The Tunisian Ennahda movement announced today, Monday, that its Executive Office met and discussed the dangerous ramifications of President Kais Saied’s extraordinary measures, as well as his actions’ negative political and economic impacts on Tunisia’s democratic experience.
The Movement’s executive office met to discuss a number of domestic and foreign issues, according to its statement. The first was that President Saied must lift the blockage on Parliament, allowing it to resume its regular function in accordance with the constitution. Second, the President should stop the violations he is committing, as they are endangering Tunisia’s long-standing democratic experience.
Furthermore, Ennahda’s statement reminds President Saied that political issues can only be handled via discussion and that he should not be lured into regional or international conflicts.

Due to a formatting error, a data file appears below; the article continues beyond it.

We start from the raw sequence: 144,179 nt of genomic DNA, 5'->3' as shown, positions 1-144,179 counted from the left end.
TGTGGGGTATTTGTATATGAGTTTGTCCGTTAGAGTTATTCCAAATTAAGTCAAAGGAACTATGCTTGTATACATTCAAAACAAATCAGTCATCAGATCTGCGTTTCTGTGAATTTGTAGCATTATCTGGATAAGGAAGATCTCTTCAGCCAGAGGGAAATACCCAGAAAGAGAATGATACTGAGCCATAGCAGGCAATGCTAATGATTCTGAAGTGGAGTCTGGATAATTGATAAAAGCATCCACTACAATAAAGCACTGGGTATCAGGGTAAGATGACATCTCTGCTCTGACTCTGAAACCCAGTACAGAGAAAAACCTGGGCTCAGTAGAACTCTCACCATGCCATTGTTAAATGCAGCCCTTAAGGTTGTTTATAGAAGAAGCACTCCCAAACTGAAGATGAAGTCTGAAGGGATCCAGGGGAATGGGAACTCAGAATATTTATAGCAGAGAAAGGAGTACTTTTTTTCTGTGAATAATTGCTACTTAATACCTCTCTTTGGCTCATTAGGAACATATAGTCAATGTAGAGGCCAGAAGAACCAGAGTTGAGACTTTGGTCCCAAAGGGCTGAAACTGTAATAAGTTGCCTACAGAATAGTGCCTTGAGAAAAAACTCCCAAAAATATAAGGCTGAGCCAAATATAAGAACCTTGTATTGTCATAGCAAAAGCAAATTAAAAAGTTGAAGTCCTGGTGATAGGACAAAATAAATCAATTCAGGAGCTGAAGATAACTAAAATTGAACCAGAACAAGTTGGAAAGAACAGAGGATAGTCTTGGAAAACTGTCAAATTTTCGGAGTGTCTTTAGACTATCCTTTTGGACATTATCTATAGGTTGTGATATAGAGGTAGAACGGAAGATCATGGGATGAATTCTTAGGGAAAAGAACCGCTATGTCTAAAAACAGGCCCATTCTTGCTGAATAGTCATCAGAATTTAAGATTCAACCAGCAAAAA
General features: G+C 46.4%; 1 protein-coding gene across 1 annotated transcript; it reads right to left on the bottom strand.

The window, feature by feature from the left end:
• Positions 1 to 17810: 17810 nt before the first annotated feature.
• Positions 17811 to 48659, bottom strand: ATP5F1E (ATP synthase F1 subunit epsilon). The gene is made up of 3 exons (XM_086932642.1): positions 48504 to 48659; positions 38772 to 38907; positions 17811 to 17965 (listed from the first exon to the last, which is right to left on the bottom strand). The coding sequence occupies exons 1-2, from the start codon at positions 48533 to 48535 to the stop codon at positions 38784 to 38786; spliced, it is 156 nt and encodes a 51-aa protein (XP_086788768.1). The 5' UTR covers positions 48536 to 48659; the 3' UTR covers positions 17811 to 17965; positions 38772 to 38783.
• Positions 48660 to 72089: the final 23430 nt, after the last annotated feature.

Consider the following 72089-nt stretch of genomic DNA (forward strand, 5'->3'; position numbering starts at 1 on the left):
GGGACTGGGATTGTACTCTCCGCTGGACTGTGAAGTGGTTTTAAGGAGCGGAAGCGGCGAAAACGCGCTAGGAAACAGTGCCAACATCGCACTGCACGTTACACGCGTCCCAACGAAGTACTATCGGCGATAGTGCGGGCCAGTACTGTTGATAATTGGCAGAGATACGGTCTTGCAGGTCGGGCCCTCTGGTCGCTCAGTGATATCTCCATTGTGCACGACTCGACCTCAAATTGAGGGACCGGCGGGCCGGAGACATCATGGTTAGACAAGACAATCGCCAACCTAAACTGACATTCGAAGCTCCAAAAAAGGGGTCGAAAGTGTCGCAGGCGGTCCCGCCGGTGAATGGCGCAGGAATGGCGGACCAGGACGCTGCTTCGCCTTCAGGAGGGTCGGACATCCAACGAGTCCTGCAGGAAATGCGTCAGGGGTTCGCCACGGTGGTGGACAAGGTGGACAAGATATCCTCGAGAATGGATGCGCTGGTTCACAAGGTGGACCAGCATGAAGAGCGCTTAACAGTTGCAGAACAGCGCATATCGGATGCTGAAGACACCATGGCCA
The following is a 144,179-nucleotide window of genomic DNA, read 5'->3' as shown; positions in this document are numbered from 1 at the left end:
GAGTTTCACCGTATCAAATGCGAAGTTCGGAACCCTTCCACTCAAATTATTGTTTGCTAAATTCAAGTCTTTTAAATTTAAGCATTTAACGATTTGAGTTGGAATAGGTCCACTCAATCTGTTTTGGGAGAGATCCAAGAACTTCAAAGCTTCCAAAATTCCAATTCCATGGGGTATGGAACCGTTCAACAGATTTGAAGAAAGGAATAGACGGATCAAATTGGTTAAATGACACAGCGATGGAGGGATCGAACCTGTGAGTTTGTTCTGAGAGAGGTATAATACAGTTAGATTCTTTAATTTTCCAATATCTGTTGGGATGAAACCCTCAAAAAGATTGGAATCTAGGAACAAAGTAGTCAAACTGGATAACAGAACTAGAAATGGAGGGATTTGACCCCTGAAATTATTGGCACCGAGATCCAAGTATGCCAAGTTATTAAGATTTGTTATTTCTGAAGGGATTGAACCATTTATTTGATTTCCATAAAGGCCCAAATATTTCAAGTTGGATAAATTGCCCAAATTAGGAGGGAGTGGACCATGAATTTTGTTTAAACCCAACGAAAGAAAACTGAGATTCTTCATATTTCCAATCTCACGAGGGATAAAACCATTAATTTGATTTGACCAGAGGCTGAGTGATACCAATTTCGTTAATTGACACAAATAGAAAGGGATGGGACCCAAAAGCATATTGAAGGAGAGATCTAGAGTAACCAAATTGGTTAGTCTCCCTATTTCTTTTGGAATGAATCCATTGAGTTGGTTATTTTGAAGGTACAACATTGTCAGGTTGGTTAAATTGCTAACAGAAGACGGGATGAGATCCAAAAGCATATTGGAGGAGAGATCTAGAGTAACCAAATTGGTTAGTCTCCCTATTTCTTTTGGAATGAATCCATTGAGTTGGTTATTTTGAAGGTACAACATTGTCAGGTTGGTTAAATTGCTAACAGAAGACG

In a statement, Ennahda stated that appointing a prime minister is necessary and urgent for a national government based on competencies; the president should lift the siege on the Prime Minister’s office in the Kasbah so that he can resume his duties. Furthermore, the campaign opposed arbitrary tactics such as detaining him at his home without a judicial order and no justification, saying it is unconstitutional.
It also warned of the country’s current political situation’s economic and financial consequences, and urged all political parties, as well as national and human rights organizations, to respond to the call for dialogue.
Finally, the Ennahda movement’s statement urged Tunisians to unify behind the cause and uphold its beliefs.
Rached Ghannouchi remarked that Saied’s initiatives must be turned into a chance for reform, according to a spokesman for the Ennahda Assembly Council.
Following an emergency meeting of military and security leaders on July 25, Tunisian President Kais Saied took several steps, including seizing executive authority, impeaching Prime Minister Hichem Al Mechichi, freezing all legislative powers, and finally lifting the immunity off all parliament members.
The Tunisian president had stated in early August that the threat to states came from internal conflicts and social divisions, rather than from external threats.